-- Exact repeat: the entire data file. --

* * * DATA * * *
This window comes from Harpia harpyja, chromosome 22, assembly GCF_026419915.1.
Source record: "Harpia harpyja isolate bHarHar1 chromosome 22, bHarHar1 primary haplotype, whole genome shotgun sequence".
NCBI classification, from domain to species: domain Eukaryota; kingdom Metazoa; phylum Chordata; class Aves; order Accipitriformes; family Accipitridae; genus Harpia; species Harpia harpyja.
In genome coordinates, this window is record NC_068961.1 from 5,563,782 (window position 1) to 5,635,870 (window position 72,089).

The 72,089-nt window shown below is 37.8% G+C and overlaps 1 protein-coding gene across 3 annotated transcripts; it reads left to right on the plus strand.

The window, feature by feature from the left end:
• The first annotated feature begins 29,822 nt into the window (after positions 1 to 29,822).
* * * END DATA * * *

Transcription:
This window comes from Harpia harpyja, chromosome 22, assembly GCF_026419915.1.
Source record: "Harpia harpyja isolate bHarHar1 chromosome 22, bHarHar1 primary haplotype, whole genome shotgun sequence".
NCBI classification, from domain to species: domain Eukaryota; kingdom Metazoa; phylum Chordata; class Aves; order Accipitriformes; family Accipitridae; genus Harpia; species Harpia harpyja.
In genome coordinates, this window is record NC_068961.1 from 5,563,782 (window position 1) to 5,635,870 (window position 72,089).

The 72,089-nt window shown below is 37.8% G+C and overlaps 1 protein-coding gene across 3 annotated transcripts; it reads left to right on the plus strand.

The window, feature by feature from the left end:
• The first annotated feature begins 29,822 nt into the window (after positions 1 to 29,822).